The Austrian physicist and philosopher Ernst Mach (1838- 1916) did succeed, in a most straightforward way, to give a theoretical definition of mass. Consider an isolated system consisting of a reference body held at some fixed distance from test body B1. Then (by gravitation) our reference body experiences an acceleration a1 in the direction B1. If we replace B1 in our system by another body B2, our reference mass will experience an acceleration a2. Now arbitrarily taking the mass of B1 to be unity, we can define the mass of B2 (or any other test body) as the ratio a2 /a1. In other words, the measured mass simply is proportional to the observed acceleration, and here we have our definition. Of course, this is highly idealized, but nonetheless, it does yield a definition without reference to force and is certainly consistent with the law of universal gravitation.
While our historical sketch to this point is sufficient background for our subsequent discussion, some remarks on the role of mass in postclassical physics will be illuminating.
In the special theory of relativity, one shows that the mass of an object is no longer constant, but varies with velocity according to the relationship
m = m0 divided by the square root of ([1-v2] divided by c2)
where m0 measures rest mass, v is velocity, and c is the speed of light. From this one deduces — as an exercise in first-year calculus, incidentally – the famous Einstein mass-energy equivalence, E= mc2. At first glance, it would seem that any interpretation of mass as a measure of quantitas materiae is obliterated by its dependency on velocity. But, in fact, since we can always compute rest mass from observed mass, it still makes sense to compare two objects moving at different velocities, and to that extent quantitas materiae survives. Perhaps more significantly from our point of view, however, is that the equation above and the Einstein mass-energy equivalence in some sense redefine the concept of mass away from any intuitive interpretation. For instance, now light and heat have mass, too. To revert to Quine’s metaphor, this illustrates the extraordinary measures science, as a holistic enterprise, will take to protect the center of the web.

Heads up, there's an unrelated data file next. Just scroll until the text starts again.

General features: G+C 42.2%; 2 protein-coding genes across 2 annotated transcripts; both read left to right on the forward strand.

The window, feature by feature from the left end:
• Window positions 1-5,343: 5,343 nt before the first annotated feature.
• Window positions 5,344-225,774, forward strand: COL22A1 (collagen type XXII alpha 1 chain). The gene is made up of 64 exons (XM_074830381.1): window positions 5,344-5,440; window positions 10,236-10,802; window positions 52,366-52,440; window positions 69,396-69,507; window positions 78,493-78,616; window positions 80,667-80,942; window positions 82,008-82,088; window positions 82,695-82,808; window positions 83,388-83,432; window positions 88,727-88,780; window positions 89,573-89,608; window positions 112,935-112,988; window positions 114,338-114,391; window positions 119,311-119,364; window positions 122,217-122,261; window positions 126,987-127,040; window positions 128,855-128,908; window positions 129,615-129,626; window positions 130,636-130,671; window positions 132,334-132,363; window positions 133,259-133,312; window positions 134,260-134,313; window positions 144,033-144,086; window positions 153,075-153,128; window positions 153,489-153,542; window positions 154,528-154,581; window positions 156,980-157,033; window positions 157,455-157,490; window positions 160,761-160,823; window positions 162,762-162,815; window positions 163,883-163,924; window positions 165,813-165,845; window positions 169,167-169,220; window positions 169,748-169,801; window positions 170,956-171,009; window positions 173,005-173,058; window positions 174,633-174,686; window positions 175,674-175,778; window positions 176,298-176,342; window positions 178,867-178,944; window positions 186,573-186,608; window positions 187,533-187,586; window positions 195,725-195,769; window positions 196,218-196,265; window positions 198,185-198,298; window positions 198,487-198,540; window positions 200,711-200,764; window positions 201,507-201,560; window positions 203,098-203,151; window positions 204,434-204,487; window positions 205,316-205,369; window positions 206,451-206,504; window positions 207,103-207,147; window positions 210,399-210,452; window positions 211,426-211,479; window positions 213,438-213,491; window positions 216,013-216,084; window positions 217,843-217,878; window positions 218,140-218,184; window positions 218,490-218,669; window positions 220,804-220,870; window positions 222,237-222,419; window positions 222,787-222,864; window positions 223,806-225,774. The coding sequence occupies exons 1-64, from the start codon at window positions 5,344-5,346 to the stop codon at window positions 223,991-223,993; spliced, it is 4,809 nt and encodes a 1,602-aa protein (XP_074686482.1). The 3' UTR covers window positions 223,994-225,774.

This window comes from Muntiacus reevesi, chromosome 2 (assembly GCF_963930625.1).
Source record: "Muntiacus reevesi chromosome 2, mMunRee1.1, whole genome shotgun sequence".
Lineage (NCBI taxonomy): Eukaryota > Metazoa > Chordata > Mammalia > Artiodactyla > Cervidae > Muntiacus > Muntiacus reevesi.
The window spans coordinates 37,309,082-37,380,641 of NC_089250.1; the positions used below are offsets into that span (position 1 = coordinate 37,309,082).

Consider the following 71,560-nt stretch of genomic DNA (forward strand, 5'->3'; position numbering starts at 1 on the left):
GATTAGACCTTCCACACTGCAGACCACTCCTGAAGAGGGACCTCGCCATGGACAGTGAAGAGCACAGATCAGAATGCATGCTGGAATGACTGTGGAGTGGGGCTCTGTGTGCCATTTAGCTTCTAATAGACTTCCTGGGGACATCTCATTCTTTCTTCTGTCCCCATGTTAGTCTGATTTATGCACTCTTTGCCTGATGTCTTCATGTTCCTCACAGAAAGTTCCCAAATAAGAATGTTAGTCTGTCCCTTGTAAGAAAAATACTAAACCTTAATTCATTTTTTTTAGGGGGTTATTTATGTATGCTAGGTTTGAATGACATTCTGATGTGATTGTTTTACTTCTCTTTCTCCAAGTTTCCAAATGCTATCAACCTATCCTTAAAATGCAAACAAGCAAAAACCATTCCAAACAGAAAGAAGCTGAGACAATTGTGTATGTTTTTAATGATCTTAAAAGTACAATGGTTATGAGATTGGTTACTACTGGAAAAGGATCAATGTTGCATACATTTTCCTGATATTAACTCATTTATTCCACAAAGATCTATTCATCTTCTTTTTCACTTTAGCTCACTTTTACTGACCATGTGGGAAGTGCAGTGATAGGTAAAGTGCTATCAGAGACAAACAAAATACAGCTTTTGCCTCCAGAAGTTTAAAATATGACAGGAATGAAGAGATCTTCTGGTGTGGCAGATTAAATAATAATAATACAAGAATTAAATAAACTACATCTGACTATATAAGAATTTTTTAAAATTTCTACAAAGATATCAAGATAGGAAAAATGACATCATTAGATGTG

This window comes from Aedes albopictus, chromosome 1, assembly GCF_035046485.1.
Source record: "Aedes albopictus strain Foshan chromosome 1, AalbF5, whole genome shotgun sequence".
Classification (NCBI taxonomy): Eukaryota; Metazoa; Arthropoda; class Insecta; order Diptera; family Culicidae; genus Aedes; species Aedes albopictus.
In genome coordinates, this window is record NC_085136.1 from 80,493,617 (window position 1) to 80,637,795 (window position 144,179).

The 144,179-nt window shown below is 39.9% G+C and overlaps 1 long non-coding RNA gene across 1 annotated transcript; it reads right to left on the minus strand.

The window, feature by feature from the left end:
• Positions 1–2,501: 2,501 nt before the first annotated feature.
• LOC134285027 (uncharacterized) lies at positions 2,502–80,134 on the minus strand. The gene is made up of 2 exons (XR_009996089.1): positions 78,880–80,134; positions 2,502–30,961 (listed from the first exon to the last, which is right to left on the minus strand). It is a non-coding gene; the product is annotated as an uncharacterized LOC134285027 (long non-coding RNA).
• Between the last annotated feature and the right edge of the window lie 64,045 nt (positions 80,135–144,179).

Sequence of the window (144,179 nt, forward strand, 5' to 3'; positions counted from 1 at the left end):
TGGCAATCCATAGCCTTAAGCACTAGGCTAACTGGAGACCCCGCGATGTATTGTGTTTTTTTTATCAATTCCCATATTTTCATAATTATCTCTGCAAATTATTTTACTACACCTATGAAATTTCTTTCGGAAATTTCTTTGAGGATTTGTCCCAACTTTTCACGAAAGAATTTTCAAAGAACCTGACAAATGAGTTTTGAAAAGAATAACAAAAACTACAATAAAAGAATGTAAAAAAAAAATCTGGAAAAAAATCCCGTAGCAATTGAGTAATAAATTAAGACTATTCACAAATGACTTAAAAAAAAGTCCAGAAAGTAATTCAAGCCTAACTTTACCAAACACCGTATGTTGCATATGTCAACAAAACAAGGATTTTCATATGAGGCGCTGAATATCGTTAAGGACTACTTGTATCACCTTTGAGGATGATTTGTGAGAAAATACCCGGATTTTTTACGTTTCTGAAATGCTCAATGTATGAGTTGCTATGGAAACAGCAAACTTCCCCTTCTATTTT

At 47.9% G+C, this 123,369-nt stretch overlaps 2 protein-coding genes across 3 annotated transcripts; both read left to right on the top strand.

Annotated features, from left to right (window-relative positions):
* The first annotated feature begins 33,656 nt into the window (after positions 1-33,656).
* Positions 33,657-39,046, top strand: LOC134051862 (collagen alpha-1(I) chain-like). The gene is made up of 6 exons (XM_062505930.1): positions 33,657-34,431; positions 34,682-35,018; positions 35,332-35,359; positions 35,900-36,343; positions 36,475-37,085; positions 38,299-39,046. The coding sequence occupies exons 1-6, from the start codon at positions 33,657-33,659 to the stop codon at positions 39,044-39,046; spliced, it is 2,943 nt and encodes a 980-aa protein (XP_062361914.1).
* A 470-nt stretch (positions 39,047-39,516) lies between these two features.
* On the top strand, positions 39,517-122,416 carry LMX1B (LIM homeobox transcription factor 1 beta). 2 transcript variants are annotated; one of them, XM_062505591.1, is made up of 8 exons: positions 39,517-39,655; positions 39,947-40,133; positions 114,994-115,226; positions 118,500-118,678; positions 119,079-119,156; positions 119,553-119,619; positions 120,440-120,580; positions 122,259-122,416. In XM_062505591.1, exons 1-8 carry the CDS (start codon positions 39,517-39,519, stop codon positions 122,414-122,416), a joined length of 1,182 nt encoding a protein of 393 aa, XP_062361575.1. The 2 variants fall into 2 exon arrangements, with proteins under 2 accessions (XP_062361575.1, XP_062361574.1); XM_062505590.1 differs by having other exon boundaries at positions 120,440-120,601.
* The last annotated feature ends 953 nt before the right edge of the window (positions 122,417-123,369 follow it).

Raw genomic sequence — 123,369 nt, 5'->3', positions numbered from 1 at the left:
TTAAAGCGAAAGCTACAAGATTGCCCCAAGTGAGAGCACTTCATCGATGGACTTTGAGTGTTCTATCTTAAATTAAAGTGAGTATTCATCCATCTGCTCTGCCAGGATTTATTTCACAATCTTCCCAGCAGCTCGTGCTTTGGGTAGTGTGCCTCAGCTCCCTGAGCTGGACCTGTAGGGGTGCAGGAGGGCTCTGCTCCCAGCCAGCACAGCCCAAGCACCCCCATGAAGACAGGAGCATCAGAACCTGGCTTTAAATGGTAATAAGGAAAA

In quantum theory we find a similar migration of meaning by formalism. To measure mass is to measure energy, and the uncertainty principle, which embodies the essential complementarity of wave and particle descriptions of physical objects, tells us that
D E× D t£ h
where _E is the uncertainty in energy, At is the duration of the measurement, and h once more is Planck’s constant. This is to say that any measurement of energy made over a finite time is fundamentally uncertain, thus relegating both mass and energy to probability distributions, rather than ordinary numbers. Again quantitas materiae might be said to survive weakly to the extent that one might compare the means of such distributions, and again one observes how privileged is the center of the web.
III. The Preprojective and the Postprojective: A Synopsis
In a previous article (PP), we have attempted to characterize physics, and perhaps science more generally, as proceeding via a class of correspondences, suggestively termed projections,
E ® p(E)
which to each event E associate a point E(E) in some mathematical space. The key aspect is the explicit separation of an event from its projection: they are held as distinct members of disjoint classes. To illustrate briefly, we consider classical dynamics. Here, for a given event E, we might take (E) to lie in the 5-dimensional representation space